The Closing Ceremony for the 2014 Sochi Olympics went off without a hitch last night. Again the theatrical extravaganza was mesmerising and some of the dazzle matched the earlier ceremony, but the finale is always a bit different to the Opening moment.
After a fortnight of watching winter sports that many of us will not see again until we tune in for the 2018 Games in South Korea (well, apart from the Winter Paralympics), there is a new intimacy and comfort attached to viewing the closing ceremony that perhaps did not exist with the Opening Ceremony.
When the Games opened, die-hard national sports fans may have known the names of a good number of the competitors from their own country and a few from other nations, but I imagine that for the majority of television viewers the names of the British curling teams and the top Japanese skiers and skaters were not familiar before we started our viewing fest.
But by day 15, after long nights of watching the screen or greedily scanning summaries of a previous day’s highlights every morning, we know the ins and outs of the sports and the athletes who took part. More than this in the media coverage of the games viewers are encouraged to “feel” with and for the athletes. Performances are presented in terms of four years of hard work and hope, and then either triumph or tears.
So, as Australians we get the back story on Lydia Lassila as a person and are with her every step of the way as she attempts to win gold with a quadruple–twisting triple somersault.
So when the athletes flood into the stadium en masse for the Closing Ceremony following the national flag bearers, who no longer lead neatly divided national groups, it fits with the Olympic narrative of one big happy “family”.
Skating around politics
Of course there are political moments throughout the Games, but these tend to be staged as athletic battles between national competitors.
Sports are combat without weapons. This is the type of politics the Olympics encourages. Inside the ring, the half-pipe, or on the slopes “wars” for national supremacy take place.
The hockey matches between the United States and Russia play out long standing Cold War antagonisms. Other rivalries based more on proximity (such as the US versus Canada) also take place.
However, this is all contained politics and once the event is over the battle is seen as done. More importantly these condoned political moments are not about individuals or teams challenging the host nation. This is the type of politics the Olympic family does not condone.
In this environment it makes it hard to sustain or think about activist politics – the gay rights issues that dominated pre-games media, drifted away.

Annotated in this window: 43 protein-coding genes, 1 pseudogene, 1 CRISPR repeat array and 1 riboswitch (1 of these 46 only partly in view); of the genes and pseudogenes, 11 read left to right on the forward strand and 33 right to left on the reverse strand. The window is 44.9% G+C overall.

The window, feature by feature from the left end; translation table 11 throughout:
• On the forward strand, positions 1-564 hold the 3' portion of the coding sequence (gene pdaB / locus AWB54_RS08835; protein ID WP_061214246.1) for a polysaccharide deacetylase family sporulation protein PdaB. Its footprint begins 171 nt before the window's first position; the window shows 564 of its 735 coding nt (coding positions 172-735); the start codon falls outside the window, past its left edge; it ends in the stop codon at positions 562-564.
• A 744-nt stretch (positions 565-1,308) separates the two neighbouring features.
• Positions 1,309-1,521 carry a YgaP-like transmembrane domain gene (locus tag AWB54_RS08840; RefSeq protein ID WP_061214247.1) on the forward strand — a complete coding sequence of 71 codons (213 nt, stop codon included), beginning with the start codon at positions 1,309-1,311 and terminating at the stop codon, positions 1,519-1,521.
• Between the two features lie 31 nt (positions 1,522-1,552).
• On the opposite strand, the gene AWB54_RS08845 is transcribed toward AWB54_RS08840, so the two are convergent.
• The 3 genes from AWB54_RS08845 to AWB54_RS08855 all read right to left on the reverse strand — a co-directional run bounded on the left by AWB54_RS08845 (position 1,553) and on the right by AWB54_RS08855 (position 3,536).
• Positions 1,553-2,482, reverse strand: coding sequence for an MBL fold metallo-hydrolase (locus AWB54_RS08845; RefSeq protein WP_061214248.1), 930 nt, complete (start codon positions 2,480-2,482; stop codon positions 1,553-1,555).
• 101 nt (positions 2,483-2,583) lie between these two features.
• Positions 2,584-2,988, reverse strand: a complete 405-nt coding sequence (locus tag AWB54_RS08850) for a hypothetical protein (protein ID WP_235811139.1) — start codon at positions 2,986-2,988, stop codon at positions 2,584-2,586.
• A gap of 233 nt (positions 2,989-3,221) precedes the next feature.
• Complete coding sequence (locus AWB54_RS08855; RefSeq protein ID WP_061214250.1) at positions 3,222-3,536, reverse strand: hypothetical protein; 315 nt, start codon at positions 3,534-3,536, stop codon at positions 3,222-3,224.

The small, though important, moments of resistance or protest that took place around the different venues are swamped by the millions of dollars spent on producing these closing scenes of beauty – circuses, ballets, pianos. In this environment the political is reduced to a short phrase from the International Olympic Committee (IOC) president Thomas Bach about “peace, tolerance and respect”.
A happy ending
As with most Olympics the power of the story of the propensity of sport to overcome differences, the narrative about the indomitable spirit of the individual, or sentimental pieces about comebacks come to be what we see and hear.
The Closing Ceremony is the distillation of this approach. It would be hard to be an individual athlete who chose to make a stand. The surveillance of athletes by chaperones, and the rhetoric of good behaviour and making your country proud would be overwhelming.
And for most people the experience they have had at Sochi is one of camaraderie, of helpful volunteers, and friendly locals. As the local dogs were swept off the streets, so were the protests and messy moments. This was best demonstrated by the members of Pussy Riot whose whipping by local guards was quickly replaced with news about gold medals.
The same thing happened in Sydney in 2000 when the turbulent weeks leading up to the Games and “fears” of Indigenous protests were replaced with delirious crowds and protest spaces well away from the action.
I imagine it will be the same for South Korea in 2018. Many locals will use the time leading up to the Games, when the “eyes of the world” are upon them, to get leverage around issues of contention.
Other nations can use boycott or more subtle means to send messages to other nations. But the power of the IOC in combination with the local/national government means that unsettling the 15 days will again be hard work.